Alternatively, athletes can choose to rise to the challenge, adapting to new circumstances and finding a way to thrive, despite the adversity. I’ve also experienced this, and believe me, it feels much better!

COVID-19 is going to be with us for the foreseeable future, and the pandemic is having a huge impact on many people. However, the way you frame your attitude is, at the end of the day, up to you. 

You can choose to see only the negatives each day, in which case you might find yourself defeated by the trials this year has thrown our way. If you take this approach, it can be hard to get out of basic ‘survival’ mode.

On the other hand, you can try and rise to the challenge, approaching each new day looking for opportunities to adapt, learn and grow. If you can adopt this mindset, even if it’s only for a small part of each day, then you give yourself the best possible chance of thriving over the coming months. Navigating hurdles might even become exciting, as you build on your skillset and strength of character.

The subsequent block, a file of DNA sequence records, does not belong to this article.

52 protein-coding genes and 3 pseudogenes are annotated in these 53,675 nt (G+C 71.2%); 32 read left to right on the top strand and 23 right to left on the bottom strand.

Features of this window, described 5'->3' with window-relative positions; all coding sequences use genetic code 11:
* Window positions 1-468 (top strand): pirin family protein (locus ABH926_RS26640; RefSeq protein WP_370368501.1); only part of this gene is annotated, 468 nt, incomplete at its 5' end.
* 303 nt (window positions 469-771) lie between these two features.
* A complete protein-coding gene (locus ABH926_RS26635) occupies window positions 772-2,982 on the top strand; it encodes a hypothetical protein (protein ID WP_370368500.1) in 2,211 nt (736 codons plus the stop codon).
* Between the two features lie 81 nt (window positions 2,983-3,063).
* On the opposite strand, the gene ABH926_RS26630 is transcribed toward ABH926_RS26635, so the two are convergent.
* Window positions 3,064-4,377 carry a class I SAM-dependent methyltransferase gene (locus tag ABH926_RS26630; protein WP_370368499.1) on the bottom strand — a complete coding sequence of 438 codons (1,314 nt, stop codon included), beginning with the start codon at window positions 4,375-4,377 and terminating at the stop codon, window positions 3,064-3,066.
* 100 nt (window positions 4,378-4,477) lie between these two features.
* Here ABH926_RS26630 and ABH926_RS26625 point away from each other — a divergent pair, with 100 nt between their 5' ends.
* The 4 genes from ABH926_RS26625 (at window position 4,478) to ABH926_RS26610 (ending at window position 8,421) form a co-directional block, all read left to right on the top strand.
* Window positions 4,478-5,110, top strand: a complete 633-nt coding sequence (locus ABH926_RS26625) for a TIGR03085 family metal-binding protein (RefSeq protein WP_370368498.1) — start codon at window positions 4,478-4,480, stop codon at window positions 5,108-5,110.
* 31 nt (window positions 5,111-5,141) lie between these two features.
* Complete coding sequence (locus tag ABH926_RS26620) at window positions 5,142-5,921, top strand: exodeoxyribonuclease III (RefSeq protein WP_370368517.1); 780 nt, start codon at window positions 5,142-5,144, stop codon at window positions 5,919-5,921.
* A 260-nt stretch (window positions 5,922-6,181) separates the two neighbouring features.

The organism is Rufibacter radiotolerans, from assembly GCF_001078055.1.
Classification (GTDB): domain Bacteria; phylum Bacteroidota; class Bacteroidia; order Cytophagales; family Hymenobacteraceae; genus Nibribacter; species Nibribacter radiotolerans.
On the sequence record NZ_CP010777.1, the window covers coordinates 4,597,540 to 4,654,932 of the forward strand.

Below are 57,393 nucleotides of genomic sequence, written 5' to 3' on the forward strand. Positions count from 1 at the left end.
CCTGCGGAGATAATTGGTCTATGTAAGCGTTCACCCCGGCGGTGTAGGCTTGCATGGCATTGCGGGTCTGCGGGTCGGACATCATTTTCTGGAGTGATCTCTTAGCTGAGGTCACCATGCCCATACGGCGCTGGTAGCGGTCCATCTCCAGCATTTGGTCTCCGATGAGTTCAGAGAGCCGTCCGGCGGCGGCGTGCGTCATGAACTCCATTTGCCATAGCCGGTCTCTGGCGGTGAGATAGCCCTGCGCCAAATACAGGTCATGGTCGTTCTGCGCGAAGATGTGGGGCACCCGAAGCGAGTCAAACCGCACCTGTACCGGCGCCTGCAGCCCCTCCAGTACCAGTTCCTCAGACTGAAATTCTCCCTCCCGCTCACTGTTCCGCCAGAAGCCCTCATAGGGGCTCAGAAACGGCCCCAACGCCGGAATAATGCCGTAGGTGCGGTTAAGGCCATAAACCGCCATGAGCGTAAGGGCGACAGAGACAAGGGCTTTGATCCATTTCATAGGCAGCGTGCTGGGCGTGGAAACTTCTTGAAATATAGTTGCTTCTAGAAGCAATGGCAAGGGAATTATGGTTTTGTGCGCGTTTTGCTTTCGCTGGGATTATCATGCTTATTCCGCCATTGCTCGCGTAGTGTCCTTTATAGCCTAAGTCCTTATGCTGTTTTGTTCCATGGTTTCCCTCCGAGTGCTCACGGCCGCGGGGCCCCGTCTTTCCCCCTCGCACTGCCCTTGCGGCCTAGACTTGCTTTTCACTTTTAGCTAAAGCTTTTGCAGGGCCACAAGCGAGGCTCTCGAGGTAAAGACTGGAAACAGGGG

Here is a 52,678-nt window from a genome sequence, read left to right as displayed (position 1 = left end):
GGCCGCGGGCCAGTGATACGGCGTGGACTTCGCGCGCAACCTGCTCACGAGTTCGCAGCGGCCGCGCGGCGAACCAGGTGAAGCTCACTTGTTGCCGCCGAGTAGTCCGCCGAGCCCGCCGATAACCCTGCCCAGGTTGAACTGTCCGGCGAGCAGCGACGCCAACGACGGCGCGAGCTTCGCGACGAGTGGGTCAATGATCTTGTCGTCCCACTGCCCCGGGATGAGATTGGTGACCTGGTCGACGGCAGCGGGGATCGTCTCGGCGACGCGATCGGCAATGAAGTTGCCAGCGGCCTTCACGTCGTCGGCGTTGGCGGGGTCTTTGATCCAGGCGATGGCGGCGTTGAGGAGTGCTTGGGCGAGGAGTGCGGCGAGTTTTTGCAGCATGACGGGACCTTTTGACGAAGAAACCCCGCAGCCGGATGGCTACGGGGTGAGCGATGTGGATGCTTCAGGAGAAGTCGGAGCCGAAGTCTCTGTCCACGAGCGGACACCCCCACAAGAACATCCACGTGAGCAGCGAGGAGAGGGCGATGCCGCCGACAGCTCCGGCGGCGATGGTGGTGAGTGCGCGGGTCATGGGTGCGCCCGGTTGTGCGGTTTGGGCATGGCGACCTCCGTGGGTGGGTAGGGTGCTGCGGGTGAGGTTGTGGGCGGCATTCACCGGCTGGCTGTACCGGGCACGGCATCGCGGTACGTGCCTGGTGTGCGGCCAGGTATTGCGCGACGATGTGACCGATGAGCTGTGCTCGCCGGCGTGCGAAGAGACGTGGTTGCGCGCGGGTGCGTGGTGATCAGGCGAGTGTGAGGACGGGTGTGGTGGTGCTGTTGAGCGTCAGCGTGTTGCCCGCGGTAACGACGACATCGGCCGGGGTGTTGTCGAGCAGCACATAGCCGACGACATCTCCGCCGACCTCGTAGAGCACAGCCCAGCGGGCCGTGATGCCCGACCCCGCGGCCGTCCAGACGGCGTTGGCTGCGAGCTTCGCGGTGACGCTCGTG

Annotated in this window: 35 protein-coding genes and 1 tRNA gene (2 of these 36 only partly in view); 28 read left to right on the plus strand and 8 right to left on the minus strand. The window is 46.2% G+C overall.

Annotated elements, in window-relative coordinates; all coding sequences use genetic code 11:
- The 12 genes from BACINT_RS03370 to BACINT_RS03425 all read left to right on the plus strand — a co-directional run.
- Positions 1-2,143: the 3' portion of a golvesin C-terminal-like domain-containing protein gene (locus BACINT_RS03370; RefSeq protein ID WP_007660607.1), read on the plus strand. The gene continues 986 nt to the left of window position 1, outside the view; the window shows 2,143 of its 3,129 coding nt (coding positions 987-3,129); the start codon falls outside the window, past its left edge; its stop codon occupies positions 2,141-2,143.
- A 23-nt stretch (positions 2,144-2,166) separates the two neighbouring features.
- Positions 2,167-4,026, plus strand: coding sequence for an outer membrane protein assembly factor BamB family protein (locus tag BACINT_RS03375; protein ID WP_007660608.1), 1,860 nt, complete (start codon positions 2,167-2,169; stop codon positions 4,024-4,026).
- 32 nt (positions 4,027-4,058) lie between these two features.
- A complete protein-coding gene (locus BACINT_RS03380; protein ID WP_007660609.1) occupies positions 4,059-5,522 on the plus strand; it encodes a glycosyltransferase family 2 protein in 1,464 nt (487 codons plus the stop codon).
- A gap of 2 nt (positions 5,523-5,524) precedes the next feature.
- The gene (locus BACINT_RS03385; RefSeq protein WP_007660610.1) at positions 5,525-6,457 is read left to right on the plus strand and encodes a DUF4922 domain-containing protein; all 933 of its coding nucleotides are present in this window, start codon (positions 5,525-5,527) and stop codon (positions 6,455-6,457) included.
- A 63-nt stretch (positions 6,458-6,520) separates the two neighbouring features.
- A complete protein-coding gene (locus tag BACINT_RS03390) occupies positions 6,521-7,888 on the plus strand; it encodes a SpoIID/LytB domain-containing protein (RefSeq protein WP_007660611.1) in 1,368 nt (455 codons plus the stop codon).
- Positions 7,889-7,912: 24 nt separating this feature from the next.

Of course, this isn’t always easy to do, and we won’t always get it right. Athletes train for years in order to approach challenging situations with this mentality. But viewing life through a rose-tinted lens offers an incredibly empowering perspective, because it puts you in the driving seat when responding to the tough events being dished out.

Make gratitude a priority

It’s incredibly easy in the current climate to focus on the things we’re missing out on. Freedom to interact with others, hugging our friends, visiting family, and even going into the office seem to be distant memories for many of us. The world has changed significantly over the last year, and each new wave of restrictions can be disheartening and frustrating.